Even though the sixth-grade counselor attempted to appear understanding, my feeling was that she believed I was partially delusional. And I know that the sixth-grade principal believed I was a "troubled student" who was laying out of school basically to go smoke, do drugs, and have sex with boys. (This woman told me, in a private interview, that she “knew what girls like me got up to," and that she knew "exactly how to handle problem students" like me. When I tried to argue back, to tell her she had it all backwards, she replied that I was simply "saying things that weren’t real, and that I was aware I was making up things.") I was given weekly time with a mental health professional from the county system, and even though she came the closest to understanding, I don’t believe she ever took it as seriously as I needed her to.

Depression Creeps In

This emotional and physical stress, combined with the sheer number of malicious things that were said to me on a daily basis, sent me right back down the rabbit hole of depression. Kids at school routinely told me I ought to "go kill myself," and by that time death looked like the best thing that could ever happen to me; I even began to believe that I deserved the treatment I experienced because I was not perfect. I punished myself ror my imperfections with more blows on the back of my head and my thighs, which only served to make me look more delusional and crazy, and I withdrew hard into myself, going into hysterics if someone even spoke to me harshly. My parents tried very hard to argue my case with my teachers, but there wasn’t much they could do when the teachers kept insisting I was making up stuff. I was an "imaginative child," true, but none of the stories I wrote could have matched the reality I suffered.

A fateful three-day trip to a local camp, with all the corny "trust-building exercises," etc., inadvertently proved I had been telling the truth. A teacher finally witnessed some of the cruelty being done to me, and at least ten fellow female students backed up her testimony and added to it with their descriptions of the things that had happened to me in school over the past months. That combined with my parents' reports finally forced the sixth-grade principal to admit she had been wrong, and my teachers had to apologize, but the vicious treatment I received did not slow much despite their efforts to alleviate it.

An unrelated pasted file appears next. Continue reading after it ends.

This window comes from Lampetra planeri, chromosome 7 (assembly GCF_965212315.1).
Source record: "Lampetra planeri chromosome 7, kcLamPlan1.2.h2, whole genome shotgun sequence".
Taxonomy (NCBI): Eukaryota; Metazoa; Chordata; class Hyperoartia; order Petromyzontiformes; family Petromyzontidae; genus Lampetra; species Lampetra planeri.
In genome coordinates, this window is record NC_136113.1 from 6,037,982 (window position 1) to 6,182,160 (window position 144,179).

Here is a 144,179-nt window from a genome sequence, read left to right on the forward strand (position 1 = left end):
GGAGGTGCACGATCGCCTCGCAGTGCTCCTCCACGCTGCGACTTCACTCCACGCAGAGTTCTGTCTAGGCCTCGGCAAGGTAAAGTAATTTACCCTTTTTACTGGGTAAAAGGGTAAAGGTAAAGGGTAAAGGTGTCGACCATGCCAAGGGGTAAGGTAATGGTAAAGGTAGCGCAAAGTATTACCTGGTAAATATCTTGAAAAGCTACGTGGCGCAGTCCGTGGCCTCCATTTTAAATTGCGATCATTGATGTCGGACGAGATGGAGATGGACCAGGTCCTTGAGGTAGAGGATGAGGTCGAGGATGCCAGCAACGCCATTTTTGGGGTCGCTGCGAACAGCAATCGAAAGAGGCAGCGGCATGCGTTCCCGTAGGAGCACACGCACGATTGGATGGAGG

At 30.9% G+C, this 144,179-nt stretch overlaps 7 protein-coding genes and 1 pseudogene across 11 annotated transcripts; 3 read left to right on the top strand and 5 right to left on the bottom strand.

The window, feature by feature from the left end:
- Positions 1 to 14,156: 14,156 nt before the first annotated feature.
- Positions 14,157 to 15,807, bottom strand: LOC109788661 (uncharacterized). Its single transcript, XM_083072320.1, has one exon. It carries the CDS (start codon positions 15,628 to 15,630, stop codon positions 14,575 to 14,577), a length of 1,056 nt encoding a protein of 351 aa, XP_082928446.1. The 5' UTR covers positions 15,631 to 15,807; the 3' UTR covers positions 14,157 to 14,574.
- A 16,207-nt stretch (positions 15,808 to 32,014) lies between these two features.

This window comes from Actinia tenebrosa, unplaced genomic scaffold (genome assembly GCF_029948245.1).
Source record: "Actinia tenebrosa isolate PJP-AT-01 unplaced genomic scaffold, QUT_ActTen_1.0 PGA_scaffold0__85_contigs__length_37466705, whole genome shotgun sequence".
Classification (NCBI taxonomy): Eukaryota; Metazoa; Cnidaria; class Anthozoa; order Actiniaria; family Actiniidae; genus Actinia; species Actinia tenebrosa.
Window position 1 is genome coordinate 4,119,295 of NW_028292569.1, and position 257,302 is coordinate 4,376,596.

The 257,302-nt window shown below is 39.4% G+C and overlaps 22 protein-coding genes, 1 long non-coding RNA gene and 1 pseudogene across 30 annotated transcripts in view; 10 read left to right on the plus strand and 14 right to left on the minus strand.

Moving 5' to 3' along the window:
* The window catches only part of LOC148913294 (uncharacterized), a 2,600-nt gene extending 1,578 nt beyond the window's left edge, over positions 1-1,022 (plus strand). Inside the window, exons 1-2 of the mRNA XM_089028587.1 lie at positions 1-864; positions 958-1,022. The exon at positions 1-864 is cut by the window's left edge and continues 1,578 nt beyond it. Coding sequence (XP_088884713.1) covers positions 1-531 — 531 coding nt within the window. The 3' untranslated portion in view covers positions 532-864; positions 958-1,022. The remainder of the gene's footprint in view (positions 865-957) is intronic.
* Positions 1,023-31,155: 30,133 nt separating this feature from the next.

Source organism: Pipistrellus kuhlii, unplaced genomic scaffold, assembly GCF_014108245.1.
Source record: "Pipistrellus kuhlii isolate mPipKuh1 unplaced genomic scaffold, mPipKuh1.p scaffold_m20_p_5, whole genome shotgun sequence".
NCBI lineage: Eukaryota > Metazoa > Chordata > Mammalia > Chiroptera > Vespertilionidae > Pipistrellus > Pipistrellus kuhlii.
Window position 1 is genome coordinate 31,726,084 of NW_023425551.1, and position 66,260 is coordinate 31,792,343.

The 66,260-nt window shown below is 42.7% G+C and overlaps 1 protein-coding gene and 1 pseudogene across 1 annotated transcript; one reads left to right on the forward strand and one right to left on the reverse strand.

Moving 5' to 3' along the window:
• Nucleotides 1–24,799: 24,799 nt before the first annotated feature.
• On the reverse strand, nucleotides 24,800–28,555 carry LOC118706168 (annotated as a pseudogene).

I thus stayed depressed all through sixth and much of seventh grade, still suffering daily teasing and abuse (though a bit less than before), and still enduring abdominal panic attacks nearly every morning. (I ended up missing 51 days of school in my seventh-grade year, but I still turned in all my work and made As, so the administration pretty much had to pass me on to eighth grade.)

The End of the Second Cycle

It wasn’t until eighth grade that my classmates’ teasing began to slack off, but by that time I had experienced some school-wide acclaim for accomplishments in writing and music, discovering my singing voice and my knack for creative writing during seventh grade. Basically, my classmates had mentally grown up and realized I was an okay person, though there were a few holdouts who were jealous of me and continued a bit of teasing.

With the sharp drop in bullying and accompanying sharp rise in academic success, my mental and emotional stress and anxiety largely dissipated. I began to believe that perhaps I was worth something after all.

Footnote: In the spring of my eighth grade year (1999), the Columbine High School shooting happened, and this drastically changed the tambre of how the teachers and administrators dealt with me. One morning soon after the shooting, I was called into the office, into a meeting with the principal, the individual grade-level principals, the school resource officer, and all three counselors. In smarmy tones, the sixth-grade principal (yes, that SAME woman) asked me: "Is there anybody who’s been bothering you, anybody who you’d like us to get you away from? Is there anybody we can help handle for you?"

It was utterly laughable to me, but I didn’t laugh out loud; I could see the fear on each adult’s face. They were afraid that I was going to go crazy and shoot up their school because I had been bullied like the shooters at Columbine. I let her finish her useless little spiel, and then said, "Well, actually, I'm not being bullied very much anymore--most of the meanest people are not in my daily classes, or they moved away. But I'm very sad that kids had to die for you to pay attention to the issue of school bullying." The silence in the room after I said that was the most triumphant quiet I had ever heard.